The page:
Photo 1.  Carl gives the Children's Sermon on the first Sunday in the first service and pointed out the importance of music in worship.


Photo 2.  Carl shows the four basic types of pipes in a pipe organ and blows on each.


Photo 3.  In the sanctuary, the children get an overview of the work that had to be done in order to make the organ possible.


Photo 4.  Halie illustrates the various voices in the organ for the children as Carl looks on.


Photo 5. Organist Seung Min Oh from Portland played the Friday evening concert.


Photo 6.  Church organist Sung Joo Kim.


Photo 7.  The organ accompanies the handbells, directed by Ron Ebbers.




10th Year Anniversary Celebration

of the Pipe Organ at the

Mercer Island Presbyterian Church


Sunday, October 11, 2015 through Sunday, October 18 was a celebration of the tenth anniversary of the installation of Pipe Organ Foundation Opus 2 in Mercer Island Presbyterian Church, Mercer Island, Washington.  A brochure was prepared which gave the history of the organ and its design, the Organ Committee, a list of the donors who made the organ possible, and a list of 52 people who contributed more than 5,000 hours rebuilding and installing this instrument.  The brochure also presented a series of photographs which showed the organ as it was being built and the final product. (See the Brochure here)

The celebration began on October 11 with Carl Dodrill, Foundation President, giving the Children’s sermon in two of the worship services.  Carl began with Psalm 150 which lists several kinds of instruments to be used in praising God and which specifically mentions “pipes.”  He then showed an example of each of the four different types of pipes in a pipe organ, and he blew on each pipe to illustrate the sound.  As reported by both children and adults, blowing on each of the pipes was among the most helpful things he did in getting across the sounds that actually come from a pipe organ.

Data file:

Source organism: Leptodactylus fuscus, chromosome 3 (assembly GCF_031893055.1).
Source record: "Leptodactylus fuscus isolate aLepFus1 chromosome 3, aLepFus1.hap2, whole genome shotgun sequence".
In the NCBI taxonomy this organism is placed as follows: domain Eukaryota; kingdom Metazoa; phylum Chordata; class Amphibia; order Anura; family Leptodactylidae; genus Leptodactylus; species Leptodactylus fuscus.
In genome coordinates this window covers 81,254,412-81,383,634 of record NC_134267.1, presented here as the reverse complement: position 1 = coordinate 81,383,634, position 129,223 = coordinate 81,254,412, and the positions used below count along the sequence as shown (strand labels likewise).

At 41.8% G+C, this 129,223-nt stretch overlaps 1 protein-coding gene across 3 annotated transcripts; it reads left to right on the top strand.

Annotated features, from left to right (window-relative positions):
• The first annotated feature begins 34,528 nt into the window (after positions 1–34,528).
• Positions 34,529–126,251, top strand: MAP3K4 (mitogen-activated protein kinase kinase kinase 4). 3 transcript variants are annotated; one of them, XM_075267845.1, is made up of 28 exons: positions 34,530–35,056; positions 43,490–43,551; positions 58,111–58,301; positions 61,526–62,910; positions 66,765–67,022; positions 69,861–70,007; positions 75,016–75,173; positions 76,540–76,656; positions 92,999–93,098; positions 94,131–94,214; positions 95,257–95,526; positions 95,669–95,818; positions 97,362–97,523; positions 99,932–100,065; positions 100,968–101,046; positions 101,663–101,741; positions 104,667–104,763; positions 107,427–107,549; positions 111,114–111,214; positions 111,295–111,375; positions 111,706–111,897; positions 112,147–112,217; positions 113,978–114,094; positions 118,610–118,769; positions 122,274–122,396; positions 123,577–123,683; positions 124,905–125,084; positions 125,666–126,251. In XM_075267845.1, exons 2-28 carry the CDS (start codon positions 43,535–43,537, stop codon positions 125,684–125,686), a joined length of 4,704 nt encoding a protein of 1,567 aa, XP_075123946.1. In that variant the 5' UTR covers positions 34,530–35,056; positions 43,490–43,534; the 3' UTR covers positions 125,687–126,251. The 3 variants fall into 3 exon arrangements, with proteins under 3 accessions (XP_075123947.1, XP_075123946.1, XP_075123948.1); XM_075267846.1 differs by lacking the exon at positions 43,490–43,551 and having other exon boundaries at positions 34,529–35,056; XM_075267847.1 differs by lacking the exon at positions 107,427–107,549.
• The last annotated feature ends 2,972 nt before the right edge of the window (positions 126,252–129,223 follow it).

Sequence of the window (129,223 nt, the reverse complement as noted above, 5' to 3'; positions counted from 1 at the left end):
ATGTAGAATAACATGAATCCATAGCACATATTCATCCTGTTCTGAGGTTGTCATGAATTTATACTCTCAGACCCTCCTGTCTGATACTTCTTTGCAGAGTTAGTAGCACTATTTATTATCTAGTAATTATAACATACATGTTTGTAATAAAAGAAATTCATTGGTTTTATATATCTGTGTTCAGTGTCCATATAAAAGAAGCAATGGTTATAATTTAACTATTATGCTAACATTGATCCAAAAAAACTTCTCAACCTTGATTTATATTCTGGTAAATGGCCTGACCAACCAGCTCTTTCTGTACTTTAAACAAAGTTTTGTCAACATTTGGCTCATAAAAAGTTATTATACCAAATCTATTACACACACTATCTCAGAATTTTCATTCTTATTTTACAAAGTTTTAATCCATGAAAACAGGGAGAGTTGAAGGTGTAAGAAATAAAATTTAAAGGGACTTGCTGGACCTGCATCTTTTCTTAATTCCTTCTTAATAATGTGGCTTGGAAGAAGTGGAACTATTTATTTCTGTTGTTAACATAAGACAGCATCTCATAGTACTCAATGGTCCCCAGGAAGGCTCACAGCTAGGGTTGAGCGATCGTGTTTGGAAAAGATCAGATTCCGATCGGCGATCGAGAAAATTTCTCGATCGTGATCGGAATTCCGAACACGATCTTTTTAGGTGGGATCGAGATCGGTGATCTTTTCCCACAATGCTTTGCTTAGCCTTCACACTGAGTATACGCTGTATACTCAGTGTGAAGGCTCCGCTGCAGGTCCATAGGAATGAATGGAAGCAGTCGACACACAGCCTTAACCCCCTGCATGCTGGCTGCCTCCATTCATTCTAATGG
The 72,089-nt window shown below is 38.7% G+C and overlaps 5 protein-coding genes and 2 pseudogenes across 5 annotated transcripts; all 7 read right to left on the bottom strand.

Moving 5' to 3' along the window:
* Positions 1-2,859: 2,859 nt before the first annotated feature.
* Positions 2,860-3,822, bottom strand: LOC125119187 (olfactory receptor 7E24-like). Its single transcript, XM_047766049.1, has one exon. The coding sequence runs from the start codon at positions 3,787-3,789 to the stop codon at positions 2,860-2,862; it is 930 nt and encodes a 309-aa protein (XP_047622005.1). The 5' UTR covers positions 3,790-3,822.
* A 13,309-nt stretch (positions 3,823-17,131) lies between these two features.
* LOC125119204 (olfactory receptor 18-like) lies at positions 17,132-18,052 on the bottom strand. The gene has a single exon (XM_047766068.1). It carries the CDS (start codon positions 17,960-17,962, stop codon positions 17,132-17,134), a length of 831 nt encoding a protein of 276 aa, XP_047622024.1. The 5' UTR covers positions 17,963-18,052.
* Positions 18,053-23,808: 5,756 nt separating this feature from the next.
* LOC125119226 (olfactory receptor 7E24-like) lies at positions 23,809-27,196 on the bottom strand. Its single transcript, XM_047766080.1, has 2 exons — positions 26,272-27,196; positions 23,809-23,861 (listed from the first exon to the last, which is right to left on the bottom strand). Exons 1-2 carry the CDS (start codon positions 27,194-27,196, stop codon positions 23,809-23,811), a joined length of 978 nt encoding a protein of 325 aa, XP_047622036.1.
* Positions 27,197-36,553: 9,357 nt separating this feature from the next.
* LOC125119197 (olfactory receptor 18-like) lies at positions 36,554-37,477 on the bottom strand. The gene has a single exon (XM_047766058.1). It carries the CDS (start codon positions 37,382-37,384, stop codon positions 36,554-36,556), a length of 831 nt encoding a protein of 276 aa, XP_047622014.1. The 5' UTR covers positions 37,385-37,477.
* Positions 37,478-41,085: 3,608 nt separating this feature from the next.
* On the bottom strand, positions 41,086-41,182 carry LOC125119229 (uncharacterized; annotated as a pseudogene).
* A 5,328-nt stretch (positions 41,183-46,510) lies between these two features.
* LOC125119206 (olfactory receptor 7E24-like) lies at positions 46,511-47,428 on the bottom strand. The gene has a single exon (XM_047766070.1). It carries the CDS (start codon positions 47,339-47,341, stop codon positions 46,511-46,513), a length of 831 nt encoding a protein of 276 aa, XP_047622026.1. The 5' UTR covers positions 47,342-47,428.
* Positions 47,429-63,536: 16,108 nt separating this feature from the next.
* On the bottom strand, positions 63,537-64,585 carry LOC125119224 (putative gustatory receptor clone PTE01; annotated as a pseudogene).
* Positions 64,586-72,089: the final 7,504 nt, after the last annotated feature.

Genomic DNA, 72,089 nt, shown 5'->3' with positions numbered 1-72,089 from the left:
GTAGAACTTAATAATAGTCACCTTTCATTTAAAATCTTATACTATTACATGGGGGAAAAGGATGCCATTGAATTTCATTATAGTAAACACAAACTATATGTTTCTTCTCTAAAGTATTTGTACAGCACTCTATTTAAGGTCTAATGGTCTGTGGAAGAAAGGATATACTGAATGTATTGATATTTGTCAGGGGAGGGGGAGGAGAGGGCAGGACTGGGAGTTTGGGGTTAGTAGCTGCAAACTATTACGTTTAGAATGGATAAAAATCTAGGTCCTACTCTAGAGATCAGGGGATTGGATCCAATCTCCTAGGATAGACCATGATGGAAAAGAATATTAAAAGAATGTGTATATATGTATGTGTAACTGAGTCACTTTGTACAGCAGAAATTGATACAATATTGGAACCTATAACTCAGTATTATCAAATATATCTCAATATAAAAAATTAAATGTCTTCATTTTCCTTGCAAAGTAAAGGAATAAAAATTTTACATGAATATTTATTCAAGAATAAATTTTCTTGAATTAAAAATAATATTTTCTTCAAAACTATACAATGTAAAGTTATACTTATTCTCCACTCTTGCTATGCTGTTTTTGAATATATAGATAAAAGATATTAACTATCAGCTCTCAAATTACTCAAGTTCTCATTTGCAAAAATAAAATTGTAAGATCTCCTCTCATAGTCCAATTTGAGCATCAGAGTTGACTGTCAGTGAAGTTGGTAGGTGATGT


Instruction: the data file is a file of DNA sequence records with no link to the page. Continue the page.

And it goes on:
The children were then taken to the sanctuary where they could actually hear the organ.  An overview was first given of how the organ works and how it was built.  Then Halie illustrated the various types of sounds coming from the organ as well as the highest and lowest sounds it can give.  Pipes were also played at the front and the back of the sanctuary as well as at the sides including the Harp.  Finally, Carl took the children on a tour of the organ, walking underneath some of the huge pipes which were more than 100 years old.

On Friday evening, October 16, an organ concert was given which featured Dr. Seung Min Oh, Principal Organist at St. Mary’s Cathedral of Immaculate Conception in Portland, Oregon.  Originally from South Korea, Dr. Oh holds two master’s degrees in organ performance as well as a doctorate which was awarded to her by Indiana University.  Her top notch technical skills were obvious as she played a varied program of music from the works of Bruhns, Bach, Haydn, Buck, Lemare, Boellmann, Guilmant and Demessieux.

On Sunday, October 18, MIPC organist Dr. Sung Joo Kim presented special music on the organ throughout the service including accompanying the handbell choir led by Ron Ebbers as Praise to the Lord (arranged by Albert Zibel) was played.  The service ended with the truly dramatic Finale from Symphony No. 6 by Charles-Marie Widor, and the ovation that followed was testimony of the continuing appreciation of the congregation for music played in such a fine way on the Pipe Organ Foundation instrument.


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